As an administrator of a network, you have just completed all the configuration and they are working nicely. Now maybe the next thing you want to do is to set up something that can alert you when something goes wrong or down in your network. Syslog is an excellent tool for system monitoring and is almost always included in your distribution.
Places to store and display syslog messages
There are some places we can send syslog messages to:
|Place to store syslog messages||Command to use|
|Internal buffer (inside a switch or router)||logging buffered [size]|
|Flash memory||logging file flash:filename|
|Nonconsole terminal (VTY connection…)||terminal monitor|
|Console line||logging console|
Note: If sent to a syslog server, messages are sent on UDP port 514.
By default, Cisco routers and switches send log messages to the console. We should use a syslog server to contain our logging messages with the logging command. Syslog server is the most popular place to store logging messages and administrators can easily monitor the wealth of their networks based on the received information.
A syslog message has the following format:
|seq no:timestamp%FACILTY-SEVERITY-MNEMONIC: message text|
Each portion of a syslog message has a specific meaning:
+ Seq no: a sequence number only if the service sequence-numbers global configuration command is configured
+ Timestamp: Date and time of the message or event. This information appears only if the service timestamps global configuration command is configured.
+ FACILITY: This tells the protocol, module, or process that generated the message. Some examples are SYS for the operating system, IF for an interface…
+ SEVERITY: A number from 0 to 7 designating the importance of the action reported. The levels are:
|0||emergencies||System is unusable|
|1||alerts||Immediate action is needed|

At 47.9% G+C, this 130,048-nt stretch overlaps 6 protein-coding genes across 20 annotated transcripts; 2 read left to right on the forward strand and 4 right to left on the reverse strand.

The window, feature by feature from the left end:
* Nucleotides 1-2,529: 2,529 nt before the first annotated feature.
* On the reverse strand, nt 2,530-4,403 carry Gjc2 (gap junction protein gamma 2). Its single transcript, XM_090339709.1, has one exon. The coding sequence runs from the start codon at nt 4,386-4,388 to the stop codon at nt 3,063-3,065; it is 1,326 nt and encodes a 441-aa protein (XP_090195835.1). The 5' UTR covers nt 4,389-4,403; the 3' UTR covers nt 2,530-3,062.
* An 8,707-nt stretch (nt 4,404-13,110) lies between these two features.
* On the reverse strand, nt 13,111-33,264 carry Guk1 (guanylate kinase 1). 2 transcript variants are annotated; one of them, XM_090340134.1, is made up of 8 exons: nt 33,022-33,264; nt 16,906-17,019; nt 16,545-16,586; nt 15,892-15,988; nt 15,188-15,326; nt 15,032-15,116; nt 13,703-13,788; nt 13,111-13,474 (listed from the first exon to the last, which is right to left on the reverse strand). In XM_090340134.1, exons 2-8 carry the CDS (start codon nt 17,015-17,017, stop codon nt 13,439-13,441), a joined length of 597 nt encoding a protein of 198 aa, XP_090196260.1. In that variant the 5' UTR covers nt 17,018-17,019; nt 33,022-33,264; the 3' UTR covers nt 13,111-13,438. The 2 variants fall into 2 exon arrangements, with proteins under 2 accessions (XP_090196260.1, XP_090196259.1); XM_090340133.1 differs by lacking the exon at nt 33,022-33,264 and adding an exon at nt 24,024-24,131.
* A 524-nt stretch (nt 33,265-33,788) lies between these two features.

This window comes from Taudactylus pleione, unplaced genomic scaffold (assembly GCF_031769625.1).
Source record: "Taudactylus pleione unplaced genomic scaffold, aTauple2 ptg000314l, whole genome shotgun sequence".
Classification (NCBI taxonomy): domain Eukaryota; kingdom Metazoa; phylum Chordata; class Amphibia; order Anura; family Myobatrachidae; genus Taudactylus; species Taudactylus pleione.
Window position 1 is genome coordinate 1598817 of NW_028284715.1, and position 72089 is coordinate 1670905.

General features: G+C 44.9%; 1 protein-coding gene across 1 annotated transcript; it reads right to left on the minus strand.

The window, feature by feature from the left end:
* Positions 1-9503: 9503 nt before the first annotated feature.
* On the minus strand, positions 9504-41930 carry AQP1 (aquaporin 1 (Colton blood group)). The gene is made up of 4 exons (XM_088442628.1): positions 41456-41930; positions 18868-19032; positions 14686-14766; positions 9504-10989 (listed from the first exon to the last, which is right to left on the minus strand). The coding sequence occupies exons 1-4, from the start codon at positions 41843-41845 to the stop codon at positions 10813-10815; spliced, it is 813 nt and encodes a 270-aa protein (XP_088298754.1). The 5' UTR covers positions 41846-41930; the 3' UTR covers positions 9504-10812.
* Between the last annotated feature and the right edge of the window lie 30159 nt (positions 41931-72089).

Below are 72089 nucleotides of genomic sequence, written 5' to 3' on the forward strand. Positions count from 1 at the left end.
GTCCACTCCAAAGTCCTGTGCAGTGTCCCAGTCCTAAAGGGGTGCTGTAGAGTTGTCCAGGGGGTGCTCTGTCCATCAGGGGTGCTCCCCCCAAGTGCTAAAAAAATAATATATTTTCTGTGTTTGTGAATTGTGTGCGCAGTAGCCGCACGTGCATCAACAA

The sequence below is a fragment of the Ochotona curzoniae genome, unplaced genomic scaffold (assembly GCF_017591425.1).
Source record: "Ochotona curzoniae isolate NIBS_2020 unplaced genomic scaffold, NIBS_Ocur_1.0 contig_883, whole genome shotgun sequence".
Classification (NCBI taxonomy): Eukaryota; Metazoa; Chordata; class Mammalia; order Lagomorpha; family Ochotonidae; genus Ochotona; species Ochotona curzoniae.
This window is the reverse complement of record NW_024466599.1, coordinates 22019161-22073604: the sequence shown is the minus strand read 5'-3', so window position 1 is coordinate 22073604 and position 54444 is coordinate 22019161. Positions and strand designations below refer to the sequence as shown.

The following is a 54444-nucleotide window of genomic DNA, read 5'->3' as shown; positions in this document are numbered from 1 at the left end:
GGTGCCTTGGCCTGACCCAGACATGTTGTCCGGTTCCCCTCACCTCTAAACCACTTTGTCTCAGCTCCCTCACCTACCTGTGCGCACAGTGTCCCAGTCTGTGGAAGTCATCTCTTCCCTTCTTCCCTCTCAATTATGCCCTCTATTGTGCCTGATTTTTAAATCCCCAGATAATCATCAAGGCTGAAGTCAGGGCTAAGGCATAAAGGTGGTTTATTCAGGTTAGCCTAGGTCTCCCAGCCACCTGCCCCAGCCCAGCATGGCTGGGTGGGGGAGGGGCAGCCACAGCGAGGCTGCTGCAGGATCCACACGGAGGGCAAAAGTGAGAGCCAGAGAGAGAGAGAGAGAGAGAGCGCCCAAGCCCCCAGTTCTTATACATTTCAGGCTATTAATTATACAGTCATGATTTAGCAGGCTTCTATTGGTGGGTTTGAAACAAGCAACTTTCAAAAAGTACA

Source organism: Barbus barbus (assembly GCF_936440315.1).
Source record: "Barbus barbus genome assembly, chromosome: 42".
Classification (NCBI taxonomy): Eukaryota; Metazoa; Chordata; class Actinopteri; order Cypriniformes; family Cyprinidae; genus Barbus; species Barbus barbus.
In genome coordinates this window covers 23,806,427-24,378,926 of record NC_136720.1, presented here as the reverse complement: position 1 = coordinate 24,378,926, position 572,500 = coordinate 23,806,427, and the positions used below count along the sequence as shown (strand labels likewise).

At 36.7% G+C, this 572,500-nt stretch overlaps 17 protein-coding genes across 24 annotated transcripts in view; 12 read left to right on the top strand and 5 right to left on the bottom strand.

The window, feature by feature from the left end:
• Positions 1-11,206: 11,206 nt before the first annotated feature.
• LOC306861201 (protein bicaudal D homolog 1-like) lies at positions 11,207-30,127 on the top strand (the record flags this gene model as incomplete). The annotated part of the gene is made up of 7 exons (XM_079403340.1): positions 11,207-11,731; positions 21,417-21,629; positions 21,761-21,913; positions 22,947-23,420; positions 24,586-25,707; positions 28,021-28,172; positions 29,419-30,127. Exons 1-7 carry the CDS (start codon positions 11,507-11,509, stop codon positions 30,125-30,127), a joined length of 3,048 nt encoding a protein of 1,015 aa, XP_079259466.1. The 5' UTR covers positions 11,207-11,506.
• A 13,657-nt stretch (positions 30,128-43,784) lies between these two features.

|2||critical||Critical conditions exist|
|3||errors||Error conditions exist|
|4||warnings||Warning conditions exist|
|5||notification||Normal, but significant, conditions exist|
Note: You can remember the order above with the sentence: “Eventually All Critical Errors Will Not Involve Damage”.
The highest level is level 0 (emergencies). The lowest level is level 7. To change the minimum severity level that is sent to syslog, use the logging trap level configuration command. If you specify a level, that level and all the higher levels will be displayed. For example, by using the logging console warnings command, all the logging of emergencies, alerts, critical, errors, warnings will be displayed. Levels 0 through 4 are for events that could seriously impact the device, whereas levels 5 through 7 are for less-important events. By default, syslog servers receive informational messages (level 6).
+ MNEMONIC: A code that identifies the action reported.
+ message text: A plain-text description of the event that triggered the syslog message.
Let’s see an example of the syslog message:
|39345: May 22 13:56:35.811: %LINEPROTO-5-UPDOWN: Line protocol on Interface Serial0/0/1, changed state to down|
+ seq no: 39345
+ Timestamp: May 22 13:56:35.811
+ FACILTY: LINEPROTO
+ SEVERITY level: 5 (notification)
+ MNEMONIC: UPDOWN
+ message text: Line protocol on Interface Serial0/0/1, changed state to down
The following example tells the device to store syslog messages to a server on 10.10.10.150 and limit the messages for levels 4 and higher (0 through 4):
Router(config)#logging trap 4
Of course on the server 10.10.10.150 we have to use a syslog software to capture the syslog messages sent to this server.